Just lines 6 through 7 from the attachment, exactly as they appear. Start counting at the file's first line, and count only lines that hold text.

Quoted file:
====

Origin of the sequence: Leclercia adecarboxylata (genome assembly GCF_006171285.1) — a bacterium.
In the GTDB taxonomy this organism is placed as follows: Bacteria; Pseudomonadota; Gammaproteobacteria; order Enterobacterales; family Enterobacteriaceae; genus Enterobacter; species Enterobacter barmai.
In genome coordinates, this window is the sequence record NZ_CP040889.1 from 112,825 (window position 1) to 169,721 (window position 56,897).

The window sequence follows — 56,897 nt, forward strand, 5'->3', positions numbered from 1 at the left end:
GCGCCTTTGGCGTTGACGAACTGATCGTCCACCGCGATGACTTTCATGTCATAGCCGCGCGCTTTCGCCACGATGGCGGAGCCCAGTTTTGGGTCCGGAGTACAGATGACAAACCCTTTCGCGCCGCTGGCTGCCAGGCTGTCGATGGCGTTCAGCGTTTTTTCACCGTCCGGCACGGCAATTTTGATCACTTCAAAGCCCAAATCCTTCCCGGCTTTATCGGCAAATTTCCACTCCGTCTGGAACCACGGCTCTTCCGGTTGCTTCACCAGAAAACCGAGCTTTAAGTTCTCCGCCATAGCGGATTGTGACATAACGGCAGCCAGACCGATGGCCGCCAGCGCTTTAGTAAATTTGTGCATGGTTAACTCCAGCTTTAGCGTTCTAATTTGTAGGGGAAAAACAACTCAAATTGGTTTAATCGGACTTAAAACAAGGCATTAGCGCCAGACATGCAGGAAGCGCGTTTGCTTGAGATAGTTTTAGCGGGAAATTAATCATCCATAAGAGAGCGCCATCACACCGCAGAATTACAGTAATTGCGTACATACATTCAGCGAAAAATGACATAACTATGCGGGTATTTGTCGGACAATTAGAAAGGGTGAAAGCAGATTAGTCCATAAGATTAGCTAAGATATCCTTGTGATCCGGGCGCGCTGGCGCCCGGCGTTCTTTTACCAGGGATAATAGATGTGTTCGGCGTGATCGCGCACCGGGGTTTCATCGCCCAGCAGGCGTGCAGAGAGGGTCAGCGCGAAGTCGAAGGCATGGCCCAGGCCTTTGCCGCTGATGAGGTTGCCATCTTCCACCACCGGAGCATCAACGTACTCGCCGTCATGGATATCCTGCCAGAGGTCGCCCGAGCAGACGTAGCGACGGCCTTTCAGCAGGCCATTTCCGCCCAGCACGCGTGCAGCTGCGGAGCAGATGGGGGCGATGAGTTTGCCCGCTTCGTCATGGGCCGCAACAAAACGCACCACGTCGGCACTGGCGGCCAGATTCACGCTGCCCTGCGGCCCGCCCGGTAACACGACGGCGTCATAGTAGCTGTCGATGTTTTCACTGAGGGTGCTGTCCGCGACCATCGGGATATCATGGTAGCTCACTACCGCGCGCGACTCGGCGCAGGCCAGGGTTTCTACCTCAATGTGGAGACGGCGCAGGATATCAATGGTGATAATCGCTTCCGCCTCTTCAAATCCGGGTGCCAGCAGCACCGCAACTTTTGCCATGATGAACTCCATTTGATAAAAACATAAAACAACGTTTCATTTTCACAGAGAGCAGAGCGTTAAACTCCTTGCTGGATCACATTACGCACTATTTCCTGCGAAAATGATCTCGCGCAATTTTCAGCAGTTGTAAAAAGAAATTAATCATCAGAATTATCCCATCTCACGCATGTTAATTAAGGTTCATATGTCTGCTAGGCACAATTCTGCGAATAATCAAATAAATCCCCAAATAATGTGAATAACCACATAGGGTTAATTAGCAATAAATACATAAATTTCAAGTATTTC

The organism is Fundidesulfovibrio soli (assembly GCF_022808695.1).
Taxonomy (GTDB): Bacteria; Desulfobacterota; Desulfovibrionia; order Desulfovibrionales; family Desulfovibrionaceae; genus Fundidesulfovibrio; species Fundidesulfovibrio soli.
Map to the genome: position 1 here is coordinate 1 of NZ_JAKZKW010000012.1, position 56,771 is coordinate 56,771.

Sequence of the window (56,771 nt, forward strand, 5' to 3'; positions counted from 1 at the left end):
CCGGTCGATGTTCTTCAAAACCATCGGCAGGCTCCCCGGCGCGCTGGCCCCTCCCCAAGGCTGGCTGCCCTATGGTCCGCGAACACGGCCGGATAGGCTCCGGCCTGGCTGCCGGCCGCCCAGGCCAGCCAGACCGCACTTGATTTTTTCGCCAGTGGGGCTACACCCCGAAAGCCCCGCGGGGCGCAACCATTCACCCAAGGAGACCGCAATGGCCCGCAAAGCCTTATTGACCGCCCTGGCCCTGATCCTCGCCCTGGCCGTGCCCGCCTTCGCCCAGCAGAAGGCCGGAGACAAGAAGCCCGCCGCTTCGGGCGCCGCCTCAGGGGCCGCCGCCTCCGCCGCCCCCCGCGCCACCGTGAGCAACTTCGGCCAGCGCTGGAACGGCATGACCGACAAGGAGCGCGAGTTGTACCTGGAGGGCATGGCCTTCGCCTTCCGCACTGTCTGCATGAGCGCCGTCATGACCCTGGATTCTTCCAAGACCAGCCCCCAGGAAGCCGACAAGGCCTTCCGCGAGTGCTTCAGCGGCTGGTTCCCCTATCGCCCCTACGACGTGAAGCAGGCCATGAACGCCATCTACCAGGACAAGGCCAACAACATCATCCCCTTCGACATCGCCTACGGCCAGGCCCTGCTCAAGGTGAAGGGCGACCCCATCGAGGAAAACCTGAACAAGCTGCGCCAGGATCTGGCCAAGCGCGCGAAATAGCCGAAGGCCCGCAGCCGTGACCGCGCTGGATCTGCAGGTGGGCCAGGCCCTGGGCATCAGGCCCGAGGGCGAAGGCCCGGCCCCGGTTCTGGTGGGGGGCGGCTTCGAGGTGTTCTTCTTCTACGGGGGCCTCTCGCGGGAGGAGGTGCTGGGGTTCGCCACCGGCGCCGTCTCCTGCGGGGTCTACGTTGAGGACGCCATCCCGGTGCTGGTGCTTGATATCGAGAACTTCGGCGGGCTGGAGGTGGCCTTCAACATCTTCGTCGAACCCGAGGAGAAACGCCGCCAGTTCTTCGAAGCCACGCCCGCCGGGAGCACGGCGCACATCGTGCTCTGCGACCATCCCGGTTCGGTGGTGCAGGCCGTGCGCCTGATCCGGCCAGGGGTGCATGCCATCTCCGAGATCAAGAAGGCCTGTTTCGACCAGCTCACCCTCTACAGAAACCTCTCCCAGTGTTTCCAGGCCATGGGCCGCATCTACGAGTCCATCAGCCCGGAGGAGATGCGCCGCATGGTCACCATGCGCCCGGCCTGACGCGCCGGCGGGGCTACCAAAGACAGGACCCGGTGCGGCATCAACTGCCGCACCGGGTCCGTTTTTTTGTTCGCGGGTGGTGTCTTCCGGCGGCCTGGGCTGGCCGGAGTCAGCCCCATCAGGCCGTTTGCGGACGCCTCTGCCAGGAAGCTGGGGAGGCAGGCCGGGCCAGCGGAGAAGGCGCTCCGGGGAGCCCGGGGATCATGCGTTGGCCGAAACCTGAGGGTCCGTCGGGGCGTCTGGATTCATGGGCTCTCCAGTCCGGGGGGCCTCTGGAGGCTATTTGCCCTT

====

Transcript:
The organism is Fundidesulfovibrio soli (assembly GCF_022808695.1).
Taxonomy (GTDB): Bacteria; Desulfobacterota; Desulfovibrionia; order Desulfovibrionales; family Desulfovibrionaceae; genus Fundidesulfovibrio; species Fundidesulfovibrio soli.